Background and Objective
We have previously published that antagonizing vasoactive intestinal peptide (VIP) receptors dramatically decreases PD-1 expression on activated CD8+ T-cells and increases antiviral immunity (Blood 2013, 121:2347-51; PLoS One 2013, 8: e63381). Herein we tested whether short-term pharmacological antagonism of VIP signaling could induce anti-tumor immune responses in mice.
B6 mice were inoculated with 0.5 - 2 x 106 luciferase+ murine acute myeloid leukemia cells (Luc+ C1498) and B10BR mice were injected with 3 x 106 luciferase+ murine acute T-cell lymphoma cells (Luc+ LBRM) through tail vein. Mice were treated with one or more daily s.c. injections of 10 μg VIPhyb. Survival of groups that received 1, 3 or 7 doses of VIPhyb were compared with PBS treated controls. Tumor growth was monitored weekly by bioluminescence imaging (BLI). Cytokine expression and expression of immune markers PD-1, PD-1H (VISTA), and PD-L1 on blood and spleen leukocytes were analyzed by flow cytometry.
Long-term survival (day 80) of tumor-bearing B6 and B10BR mice that received a single-dose of VIPhyb one day before tumor inoculation was 80% for both mouse strains harboring both leukemia cells (p<0.01 vs. control, B6 n=10 and B10BR n=5, Figure 1). A single injection of VIPhyb was more effective than multiple doses in achieving long-term tumor-free survival, with 60% survival among C1498-tumor bearing mice (p<0.01 vs. controls, n=5) treated with 3 doses, and 46% survival in mice (p<0.01 vs. control, n=13) with C1498 and 40% survival in mice (p=0.06 vs. control, n=5,) with LBRM treated with 7 doses. None of the control mice inoculated with C1498 (n=21) or LBRM (n=10) that received PBS injections survived to day 55. To explore the therapeutic effect of VIPhyb on established tumors, B6 mice and B10BR were treated with 7 daily doses of VIPhyb starting 8 days or 15 days after inoculation with Luc+ C1498 or Luc+ LBRM, respectively. Survival of B6 mice bearing C1498 and B10BR mice bearing LBRM that received delayed administration of VIPhyb was 60% (p<0.001 vs. control, n=10) and 20% (p=0.039 vs. control, n=5), respectively, compared with 0 % survival (and faster tumor growth) among control mice (B6 n=10; B10BR n=5) that received PBS injections. Tumor burdens in VIPhyb treated mice measured by BLI showed slower tumor growth, and regression of established tumors compared with mice that received PBS (Figure 1). To elucidate the mechanisms whereby VIPhyb induced anti-tumor activities, expression of serum cytokines (IFN-γ, TNF-α, IL-10 and IL-13), expression of co-inhibitory molecules PD-1, PD-1H, PD-L1, and effector molecules Fas-L and granzyme B were measured in T-cells from VIPhyb- and PBS-treated tumor-bearing B10BR mice. Blood and splenic activated (CD62L-CD25+CD69+) and memory (CD62L+/-CD44+) CD8+ T-cells from VIPhyb-treated tumor–bearing mice expressed higher levels of IFN-γ, FAS-L and granzyme B, and lower levels of PD-1 (but not VISTA/PD-1H) in activated CD8+ T-cells compared with those from PBS-treated mice (Figure 2). Expression levels of TNF-α, IL-10, IL-13, and PD-L1 in blood and splenic dendritic cells were not different comparing with tumor-bearing VIPhyb-treated with PBS-treated control mice.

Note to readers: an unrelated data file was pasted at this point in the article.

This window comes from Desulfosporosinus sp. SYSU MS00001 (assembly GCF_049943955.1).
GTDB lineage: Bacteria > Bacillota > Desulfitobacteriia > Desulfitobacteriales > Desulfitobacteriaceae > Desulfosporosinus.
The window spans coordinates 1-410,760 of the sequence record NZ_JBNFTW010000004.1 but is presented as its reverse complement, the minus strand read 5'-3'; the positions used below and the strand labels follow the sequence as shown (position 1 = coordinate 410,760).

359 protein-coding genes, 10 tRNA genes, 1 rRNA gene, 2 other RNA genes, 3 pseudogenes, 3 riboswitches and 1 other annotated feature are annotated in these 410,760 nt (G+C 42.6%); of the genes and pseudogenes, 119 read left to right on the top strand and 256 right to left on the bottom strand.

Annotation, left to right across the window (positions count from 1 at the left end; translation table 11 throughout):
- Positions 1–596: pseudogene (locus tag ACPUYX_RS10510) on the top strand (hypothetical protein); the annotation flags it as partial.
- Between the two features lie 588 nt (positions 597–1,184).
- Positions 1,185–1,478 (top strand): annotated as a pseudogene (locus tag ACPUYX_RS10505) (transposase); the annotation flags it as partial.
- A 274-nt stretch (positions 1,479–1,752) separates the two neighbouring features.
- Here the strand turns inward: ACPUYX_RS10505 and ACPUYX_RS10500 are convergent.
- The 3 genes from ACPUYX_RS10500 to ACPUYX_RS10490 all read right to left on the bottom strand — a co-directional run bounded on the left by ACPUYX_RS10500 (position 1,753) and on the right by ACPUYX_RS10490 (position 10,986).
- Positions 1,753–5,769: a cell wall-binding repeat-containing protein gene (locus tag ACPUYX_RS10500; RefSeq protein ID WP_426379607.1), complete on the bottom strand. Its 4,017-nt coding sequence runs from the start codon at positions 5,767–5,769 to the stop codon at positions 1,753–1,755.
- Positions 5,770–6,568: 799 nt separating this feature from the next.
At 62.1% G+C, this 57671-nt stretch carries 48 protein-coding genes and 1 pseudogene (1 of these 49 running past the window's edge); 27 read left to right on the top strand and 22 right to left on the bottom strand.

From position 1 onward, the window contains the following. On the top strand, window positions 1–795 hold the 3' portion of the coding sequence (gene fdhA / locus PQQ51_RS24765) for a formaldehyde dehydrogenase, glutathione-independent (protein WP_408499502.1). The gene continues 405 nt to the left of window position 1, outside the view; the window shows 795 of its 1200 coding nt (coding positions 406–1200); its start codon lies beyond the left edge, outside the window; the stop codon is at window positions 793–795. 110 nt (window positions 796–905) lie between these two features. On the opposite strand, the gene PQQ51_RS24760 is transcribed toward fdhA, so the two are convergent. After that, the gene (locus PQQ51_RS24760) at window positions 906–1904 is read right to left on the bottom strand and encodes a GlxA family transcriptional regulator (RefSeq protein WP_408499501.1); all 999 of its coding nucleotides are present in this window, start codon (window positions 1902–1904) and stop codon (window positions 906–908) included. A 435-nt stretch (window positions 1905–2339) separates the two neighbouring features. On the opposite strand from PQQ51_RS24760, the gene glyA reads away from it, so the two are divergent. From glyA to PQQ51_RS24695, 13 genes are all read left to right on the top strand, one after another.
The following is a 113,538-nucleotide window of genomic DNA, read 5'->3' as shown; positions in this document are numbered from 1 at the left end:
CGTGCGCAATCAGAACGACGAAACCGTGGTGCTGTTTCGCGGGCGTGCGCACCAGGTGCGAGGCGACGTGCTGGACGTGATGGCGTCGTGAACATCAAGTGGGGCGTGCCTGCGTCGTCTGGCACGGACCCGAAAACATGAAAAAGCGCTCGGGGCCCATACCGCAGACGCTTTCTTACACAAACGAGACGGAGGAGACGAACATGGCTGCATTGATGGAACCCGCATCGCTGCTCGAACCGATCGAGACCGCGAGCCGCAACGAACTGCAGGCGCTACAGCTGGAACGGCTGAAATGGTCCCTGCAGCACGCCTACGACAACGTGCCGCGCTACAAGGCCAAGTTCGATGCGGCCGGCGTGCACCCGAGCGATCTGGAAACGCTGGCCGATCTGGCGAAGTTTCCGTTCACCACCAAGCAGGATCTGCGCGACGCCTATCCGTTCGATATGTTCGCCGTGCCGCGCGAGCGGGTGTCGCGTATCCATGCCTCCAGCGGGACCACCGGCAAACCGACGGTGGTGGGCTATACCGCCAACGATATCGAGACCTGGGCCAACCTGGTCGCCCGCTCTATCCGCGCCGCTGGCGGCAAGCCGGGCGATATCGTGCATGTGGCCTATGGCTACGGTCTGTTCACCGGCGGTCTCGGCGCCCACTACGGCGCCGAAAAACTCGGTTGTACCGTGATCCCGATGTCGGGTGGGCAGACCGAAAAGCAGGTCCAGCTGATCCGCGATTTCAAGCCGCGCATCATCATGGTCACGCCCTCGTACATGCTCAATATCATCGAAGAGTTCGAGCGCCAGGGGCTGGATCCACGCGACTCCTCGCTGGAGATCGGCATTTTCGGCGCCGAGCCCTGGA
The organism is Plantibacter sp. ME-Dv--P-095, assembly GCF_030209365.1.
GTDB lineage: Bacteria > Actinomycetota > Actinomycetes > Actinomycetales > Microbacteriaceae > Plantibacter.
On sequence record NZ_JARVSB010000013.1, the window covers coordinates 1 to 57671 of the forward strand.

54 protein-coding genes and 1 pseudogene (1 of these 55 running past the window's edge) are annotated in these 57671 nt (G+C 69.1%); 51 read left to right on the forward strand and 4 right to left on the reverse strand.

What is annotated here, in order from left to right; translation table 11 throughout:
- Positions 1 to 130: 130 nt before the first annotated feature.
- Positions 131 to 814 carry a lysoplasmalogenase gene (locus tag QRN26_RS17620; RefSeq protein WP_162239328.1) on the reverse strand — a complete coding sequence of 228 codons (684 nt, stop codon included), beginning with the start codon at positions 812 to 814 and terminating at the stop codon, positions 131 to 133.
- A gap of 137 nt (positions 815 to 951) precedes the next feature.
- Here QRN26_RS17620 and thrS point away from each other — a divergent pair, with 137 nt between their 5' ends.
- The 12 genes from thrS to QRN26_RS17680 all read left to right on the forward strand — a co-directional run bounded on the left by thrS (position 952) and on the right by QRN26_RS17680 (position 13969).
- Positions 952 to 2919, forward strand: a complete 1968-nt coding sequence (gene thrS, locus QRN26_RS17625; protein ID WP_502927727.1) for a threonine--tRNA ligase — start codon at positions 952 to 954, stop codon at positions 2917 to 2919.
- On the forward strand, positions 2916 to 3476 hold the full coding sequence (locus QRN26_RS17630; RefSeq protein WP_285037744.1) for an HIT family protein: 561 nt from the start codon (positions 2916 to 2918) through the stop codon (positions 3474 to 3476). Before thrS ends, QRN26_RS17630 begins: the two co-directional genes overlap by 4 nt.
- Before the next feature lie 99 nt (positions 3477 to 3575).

Treatment with a small molecule antagonist of VIP-receptor, VIPhyb, dramatically increased immune/T-cell specific anti-leukemic activity. The mechanism by which administration of a VIP receptor antagonist enhanced anti-tumor immunity includes increasing productions of IFN-γ, and expression of FAS-L and granzyme B in and decreasing expression of PD-1 in activated CD8+ T-cells, leading to enhance anti-tumor cytotoxicity.
No relevant conflicts of interest to declare.
Asterisk with author names denotes non-ASH members.